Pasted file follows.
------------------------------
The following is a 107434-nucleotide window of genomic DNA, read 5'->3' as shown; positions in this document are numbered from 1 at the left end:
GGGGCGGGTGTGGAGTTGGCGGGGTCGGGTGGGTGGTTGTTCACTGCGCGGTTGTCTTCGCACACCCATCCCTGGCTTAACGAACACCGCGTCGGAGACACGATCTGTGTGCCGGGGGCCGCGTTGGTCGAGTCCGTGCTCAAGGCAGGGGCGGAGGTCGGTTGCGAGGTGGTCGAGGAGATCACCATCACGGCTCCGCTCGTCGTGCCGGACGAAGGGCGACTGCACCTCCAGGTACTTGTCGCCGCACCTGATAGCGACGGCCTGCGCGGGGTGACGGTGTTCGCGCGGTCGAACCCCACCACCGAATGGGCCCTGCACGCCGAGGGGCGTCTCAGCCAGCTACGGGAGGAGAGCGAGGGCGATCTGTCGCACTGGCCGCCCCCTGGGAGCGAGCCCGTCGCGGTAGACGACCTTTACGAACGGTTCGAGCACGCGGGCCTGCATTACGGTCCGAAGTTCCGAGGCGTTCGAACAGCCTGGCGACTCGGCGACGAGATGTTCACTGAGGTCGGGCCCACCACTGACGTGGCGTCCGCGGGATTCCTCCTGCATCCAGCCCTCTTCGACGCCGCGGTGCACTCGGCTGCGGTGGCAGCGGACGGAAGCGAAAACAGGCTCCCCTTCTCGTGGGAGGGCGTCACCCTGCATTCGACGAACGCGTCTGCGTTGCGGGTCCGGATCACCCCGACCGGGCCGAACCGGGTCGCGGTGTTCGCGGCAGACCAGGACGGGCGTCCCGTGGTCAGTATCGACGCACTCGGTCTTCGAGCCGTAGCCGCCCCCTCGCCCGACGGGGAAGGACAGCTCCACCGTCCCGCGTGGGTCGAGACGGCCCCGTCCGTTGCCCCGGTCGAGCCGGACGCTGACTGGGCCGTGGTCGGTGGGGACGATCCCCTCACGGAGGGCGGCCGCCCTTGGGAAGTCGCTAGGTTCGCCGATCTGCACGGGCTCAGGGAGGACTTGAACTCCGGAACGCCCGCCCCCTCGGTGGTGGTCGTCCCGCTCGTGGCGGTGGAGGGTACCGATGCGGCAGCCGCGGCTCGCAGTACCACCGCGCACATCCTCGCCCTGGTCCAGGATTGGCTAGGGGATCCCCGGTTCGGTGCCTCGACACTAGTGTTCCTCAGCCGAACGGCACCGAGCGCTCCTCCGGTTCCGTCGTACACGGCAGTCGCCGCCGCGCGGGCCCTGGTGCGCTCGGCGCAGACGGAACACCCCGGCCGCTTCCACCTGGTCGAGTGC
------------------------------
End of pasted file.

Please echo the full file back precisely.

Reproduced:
The following is a 107434-nucleotide window of genomic DNA, read 5'->3' as shown; positions in this document are numbered from 1 at the left end:
GGGGCGGGTGTGGAGTTGGCGGGGTCGGGTGGGTGGTTGTTCACTGCGCGGTTGTCTTCGCACACCCATCCCTGGCTTAACGAACACCGCGTCGGAGACACGATCTGTGTGCCGGGGGCCGCGTTGGTCGAGTCCGTGCTCAAGGCAGGGGCGGAGGTCGGTTGCGAGGTGGTCGAGGAGATCACCATCACGGCTCCGCTCGTCGTGCCGGACGAAGGGCGACTGCACCTCCAGGTACTTGTCGCCGCACCTGATAGCGACGGCCTGCGCGGGGTGACGGTGTTCGCGCGGTCGAACCCCACCACCGAATGGGCCCTGCACGCCGAGGGGCGTCTCAGCCAGCTACGGGAGGAGAGCGAGGGCGATCTGTCGCACTGGCCGCCCCCTGGGAGCGAGCCCGTCGCGGTAGACGACCTTTACGAACGGTTCGAGCACGCGGGCCTGCATTACGGTCCGAAGTTCCGAGGCGTTCGAACAGCCTGGCGACTCGGCGACGAGATGTTCACTGAGGTCGGGCCCACCACTGACGTGGCGTCCGCGGGATTCCTCCTGCATCCAGCCCTCTTCGACGCCGCGGTGCACTCGGCTGCGGTGGCAGCGGACGGAAGCGAAAACAGGCTCCCCTTCTCGTGGGAGGGCGTCACCCTGCATTCGACGAACGCGTCTGCGTTGCGGGTCCGGATCACCCCGACCGGGCCGAACCGGGTCGCGGTGTTCGCGGCAGACCAGGACGGGCGTCCCGTGGTCAGTATCGACGCACTCGGTCTTCGAGCCGTAGCCGCCCCCTCGCCCGACGGGGAAGGACAGCTCCACCGTCCCGCGTGGGTCGAGACGGCCCCGTCCGTTGCCCCGGTCGAGCCGGACGCTGACTGGGCCGTGGTCGGTGGGGACGATCCCCTCACGGAGGGCGGCCGCCCTTGGGAAGTCGCTAGGTTCGCCGATCTGCACGGGCTCAGGGAGGACTTGAACTCCGGAACGCCCGCCCCCTCGGTGGTGGTCGTCCCGCTCGTGGCGGTGGAGGGTACCGATGCGGCAGCCGCGGCTCGCAGTACCACCGCGCACATCCTCGCCCTGGTCCAGGATTGGCTAGGGGATCCCCGGTTCGGTGCCTCGACACTAGTGTTCCTCAGCCGAACGGCACCGAGCGCTCCTCCGGTTCCGTCGTACACGGCAGTCGCCGCCGCGCGGGCCCTGGTGCGCTCGGCGCAGACGGAACACCCCGGCCGCTTCCACCTGGTCGAGTGC